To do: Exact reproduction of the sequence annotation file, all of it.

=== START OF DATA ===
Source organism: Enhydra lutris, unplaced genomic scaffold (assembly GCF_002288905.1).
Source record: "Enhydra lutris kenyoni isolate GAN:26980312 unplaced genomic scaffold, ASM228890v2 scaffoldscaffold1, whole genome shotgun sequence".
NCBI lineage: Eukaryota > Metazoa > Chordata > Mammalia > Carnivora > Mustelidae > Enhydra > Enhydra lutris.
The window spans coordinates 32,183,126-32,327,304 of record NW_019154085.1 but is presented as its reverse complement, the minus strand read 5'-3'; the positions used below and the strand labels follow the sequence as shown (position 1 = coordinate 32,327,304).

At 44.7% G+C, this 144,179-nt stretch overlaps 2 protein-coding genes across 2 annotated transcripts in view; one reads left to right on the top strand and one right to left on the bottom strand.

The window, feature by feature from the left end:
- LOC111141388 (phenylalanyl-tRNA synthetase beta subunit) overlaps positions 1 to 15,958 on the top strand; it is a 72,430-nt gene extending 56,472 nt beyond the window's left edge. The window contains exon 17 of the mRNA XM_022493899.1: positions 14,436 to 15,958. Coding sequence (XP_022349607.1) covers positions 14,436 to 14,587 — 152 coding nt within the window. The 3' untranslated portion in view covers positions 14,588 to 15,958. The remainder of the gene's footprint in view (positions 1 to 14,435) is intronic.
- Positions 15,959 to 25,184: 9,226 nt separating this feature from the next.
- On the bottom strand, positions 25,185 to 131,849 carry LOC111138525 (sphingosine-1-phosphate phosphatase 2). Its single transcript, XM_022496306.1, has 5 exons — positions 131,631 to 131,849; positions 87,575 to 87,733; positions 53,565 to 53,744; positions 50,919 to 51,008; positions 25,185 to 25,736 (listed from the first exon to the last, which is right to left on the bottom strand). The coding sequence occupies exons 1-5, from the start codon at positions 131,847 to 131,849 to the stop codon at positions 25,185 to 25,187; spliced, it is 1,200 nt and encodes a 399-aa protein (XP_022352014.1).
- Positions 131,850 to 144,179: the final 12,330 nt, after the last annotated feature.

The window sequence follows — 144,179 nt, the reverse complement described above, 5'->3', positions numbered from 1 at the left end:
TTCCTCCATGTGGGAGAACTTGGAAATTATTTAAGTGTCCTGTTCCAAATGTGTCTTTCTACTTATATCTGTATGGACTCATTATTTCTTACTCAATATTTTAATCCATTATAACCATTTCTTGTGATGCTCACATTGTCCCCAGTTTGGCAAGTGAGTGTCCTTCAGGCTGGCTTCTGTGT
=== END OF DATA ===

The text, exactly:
Source organism: Enhydra lutris, unplaced genomic scaffold (assembly GCF_002288905.1).
Source record: "Enhydra lutris kenyoni isolate GAN:26980312 unplaced genomic scaffold, ASM228890v2 scaffoldscaffold1, whole genome shotgun sequence".
NCBI lineage: Eukaryota > Metazoa > Chordata > Mammalia > Carnivora > Mustelidae > Enhydra > Enhydra lutris.
The window spans coordinates 32,183,126-32,327,304 of record NW_019154085.1 but is presented as its reverse complement, the minus strand read 5'-3'; the positions used below and the strand labels follow the sequence as shown (position 1 = coordinate 32,327,304).

At 44.7% G+C, this 144,179-nt stretch overlaps 2 protein-coding genes across 2 annotated transcripts in view; one reads left to right on the top strand and one right to left on the bottom strand.

The window, feature by feature from the left end:
- LOC111141388 (phenylalanyl-tRNA synthetase beta subunit) overlaps positions 1 to 15,958 on the top strand; it is a 72,430-nt gene extending 56,472 nt beyond the window's left edge. The window contains exon 17 of the mRNA XM_022493899.1: positions 14,436 to 15,958. Coding sequence (XP_022349607.1) covers positions 14,436 to 14,587 — 152 coding nt within the window. The 3' untranslated portion in view covers positions 14,588 to 15,958. The remainder of the gene's footprint in view (positions 1 to 14,435) is intronic.
- Positions 15,959 to 25,184: 9,226 nt separating this feature from the next.
- On the bottom strand, positions 25,185 to 131,849 carry LOC111138525 (sphingosine-1-phosphate phosphatase 2). Its single transcript, XM_022496306.1, has 5 exons — positions 131,631 to 131,849; positions 87,575 to 87,733; positions 53,565 to 53,744; positions 50,919 to 51,008; positions 25,185 to 25,736 (listed from the first exon to the last, which is right to left on the bottom strand). The coding sequence occupies exons 1-5, from the start codon at positions 131,847 to 131,849 to the stop codon at positions 25,185 to 25,187; spliced, it is 1,200 nt and encodes a 399-aa protein (XP_022352014.1).
- Positions 131,850 to 144,179: the final 12,330 nt, after the last annotated feature.

The window sequence follows — 144,179 nt, the reverse complement described above, 5'->3', positions numbered from 1 at the left end:
TTCCTCCATGTGGGAGAACTTGGAAATTATTTAAGTGTCCTGTTCCAAATGTGTCTTTCTACTTATATCTGTATGGACTCATTATTTCTTACTCAATATTTTAATCCATTATAACCATTTCTTGTGATGCTCACATTGTCCCCAGTTTGGCAAGTGAGTGTCCTTCAGGCTGGCTTCTGTGT